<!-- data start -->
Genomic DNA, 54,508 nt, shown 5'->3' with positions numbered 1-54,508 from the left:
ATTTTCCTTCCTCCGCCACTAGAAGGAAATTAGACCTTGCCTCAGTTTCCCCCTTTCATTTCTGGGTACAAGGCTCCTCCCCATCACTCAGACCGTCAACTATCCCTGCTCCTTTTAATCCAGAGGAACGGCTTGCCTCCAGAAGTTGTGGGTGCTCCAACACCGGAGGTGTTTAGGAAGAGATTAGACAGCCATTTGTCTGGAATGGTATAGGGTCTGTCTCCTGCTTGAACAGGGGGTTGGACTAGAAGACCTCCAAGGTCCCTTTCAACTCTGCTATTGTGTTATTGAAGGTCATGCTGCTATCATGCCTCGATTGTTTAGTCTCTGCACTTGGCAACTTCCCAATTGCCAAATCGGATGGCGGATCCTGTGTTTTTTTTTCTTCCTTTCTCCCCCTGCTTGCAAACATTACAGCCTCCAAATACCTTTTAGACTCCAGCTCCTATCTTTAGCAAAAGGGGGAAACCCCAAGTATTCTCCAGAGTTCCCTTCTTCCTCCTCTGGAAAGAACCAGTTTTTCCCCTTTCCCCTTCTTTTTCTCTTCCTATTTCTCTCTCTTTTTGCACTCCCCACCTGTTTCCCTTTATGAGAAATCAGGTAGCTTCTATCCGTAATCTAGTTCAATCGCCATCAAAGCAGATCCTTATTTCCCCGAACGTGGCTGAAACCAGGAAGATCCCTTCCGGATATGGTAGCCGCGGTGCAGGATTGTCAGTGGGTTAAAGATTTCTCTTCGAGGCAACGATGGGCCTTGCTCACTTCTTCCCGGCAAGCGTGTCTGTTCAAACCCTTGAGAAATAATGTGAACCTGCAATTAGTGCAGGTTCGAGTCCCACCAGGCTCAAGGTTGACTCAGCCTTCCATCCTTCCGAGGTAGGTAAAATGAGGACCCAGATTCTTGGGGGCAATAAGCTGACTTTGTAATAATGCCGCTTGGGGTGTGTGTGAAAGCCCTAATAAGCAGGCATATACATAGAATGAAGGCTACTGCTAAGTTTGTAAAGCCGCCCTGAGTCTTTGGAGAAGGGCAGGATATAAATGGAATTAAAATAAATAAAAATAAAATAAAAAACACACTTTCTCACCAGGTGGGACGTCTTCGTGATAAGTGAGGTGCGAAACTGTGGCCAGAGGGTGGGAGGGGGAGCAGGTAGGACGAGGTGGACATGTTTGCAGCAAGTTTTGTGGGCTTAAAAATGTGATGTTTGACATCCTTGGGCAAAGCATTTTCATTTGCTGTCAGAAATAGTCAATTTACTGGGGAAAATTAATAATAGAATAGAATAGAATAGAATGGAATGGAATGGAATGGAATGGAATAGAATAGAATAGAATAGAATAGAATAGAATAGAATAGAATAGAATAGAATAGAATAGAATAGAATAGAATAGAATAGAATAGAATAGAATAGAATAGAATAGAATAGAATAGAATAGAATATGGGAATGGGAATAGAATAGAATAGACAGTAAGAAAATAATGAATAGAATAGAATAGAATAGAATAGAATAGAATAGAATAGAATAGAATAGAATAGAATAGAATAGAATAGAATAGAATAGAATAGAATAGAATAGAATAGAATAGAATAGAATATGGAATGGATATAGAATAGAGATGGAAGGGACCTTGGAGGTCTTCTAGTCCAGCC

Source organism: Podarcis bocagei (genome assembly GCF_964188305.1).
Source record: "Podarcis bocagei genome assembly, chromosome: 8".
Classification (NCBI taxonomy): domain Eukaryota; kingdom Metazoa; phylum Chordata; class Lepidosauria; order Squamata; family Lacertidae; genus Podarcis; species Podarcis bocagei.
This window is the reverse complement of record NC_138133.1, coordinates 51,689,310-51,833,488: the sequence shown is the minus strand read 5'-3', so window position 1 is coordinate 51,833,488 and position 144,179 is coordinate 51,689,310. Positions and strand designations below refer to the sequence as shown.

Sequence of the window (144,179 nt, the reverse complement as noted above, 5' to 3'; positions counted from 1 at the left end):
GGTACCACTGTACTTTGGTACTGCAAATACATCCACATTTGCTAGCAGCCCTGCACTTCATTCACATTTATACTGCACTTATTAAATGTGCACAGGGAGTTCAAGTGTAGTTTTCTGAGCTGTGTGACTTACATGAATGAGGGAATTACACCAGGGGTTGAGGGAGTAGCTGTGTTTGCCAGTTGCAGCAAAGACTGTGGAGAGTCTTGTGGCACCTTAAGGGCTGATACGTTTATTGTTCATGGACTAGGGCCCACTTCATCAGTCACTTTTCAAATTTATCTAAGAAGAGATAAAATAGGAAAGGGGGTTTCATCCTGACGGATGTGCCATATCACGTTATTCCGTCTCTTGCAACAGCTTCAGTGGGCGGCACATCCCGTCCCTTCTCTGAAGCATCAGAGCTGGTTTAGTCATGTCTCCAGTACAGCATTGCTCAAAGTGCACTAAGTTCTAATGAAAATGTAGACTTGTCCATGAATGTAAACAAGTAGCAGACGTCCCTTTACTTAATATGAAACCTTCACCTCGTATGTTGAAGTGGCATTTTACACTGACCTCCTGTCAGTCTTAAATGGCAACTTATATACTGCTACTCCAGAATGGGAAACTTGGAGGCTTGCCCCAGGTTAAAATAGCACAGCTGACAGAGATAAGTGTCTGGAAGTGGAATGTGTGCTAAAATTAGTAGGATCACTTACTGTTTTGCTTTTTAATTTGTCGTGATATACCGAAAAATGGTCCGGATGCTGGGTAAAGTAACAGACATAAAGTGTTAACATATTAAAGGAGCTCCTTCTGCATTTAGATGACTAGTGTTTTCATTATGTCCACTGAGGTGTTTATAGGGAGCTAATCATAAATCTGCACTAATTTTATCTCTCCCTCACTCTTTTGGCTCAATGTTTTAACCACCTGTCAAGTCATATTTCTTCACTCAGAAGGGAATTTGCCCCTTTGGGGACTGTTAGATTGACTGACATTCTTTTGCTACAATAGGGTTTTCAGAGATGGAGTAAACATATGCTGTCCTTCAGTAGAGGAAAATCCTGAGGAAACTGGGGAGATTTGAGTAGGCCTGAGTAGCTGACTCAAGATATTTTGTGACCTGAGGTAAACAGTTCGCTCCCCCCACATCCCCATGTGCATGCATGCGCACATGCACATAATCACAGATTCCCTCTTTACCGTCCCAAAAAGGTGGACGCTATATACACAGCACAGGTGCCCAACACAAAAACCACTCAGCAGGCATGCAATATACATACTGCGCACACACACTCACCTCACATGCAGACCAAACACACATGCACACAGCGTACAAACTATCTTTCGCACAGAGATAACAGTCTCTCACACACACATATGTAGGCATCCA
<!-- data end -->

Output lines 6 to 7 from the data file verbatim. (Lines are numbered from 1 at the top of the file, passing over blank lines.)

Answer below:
This window is the reverse complement of record NC_138133.1, coordinates 51,689,310-51,833,488: the sequence shown is the minus strand read 5'-3', so window position 1 is coordinate 51,833,488 and position 144,179 is coordinate 51,689,310. Positions and strand designations below refer to the sequence as shown.

Sequence of the window (144,179 nt, the reverse complement as noted above, 5' to 3'; positions counted from 1 at the left end):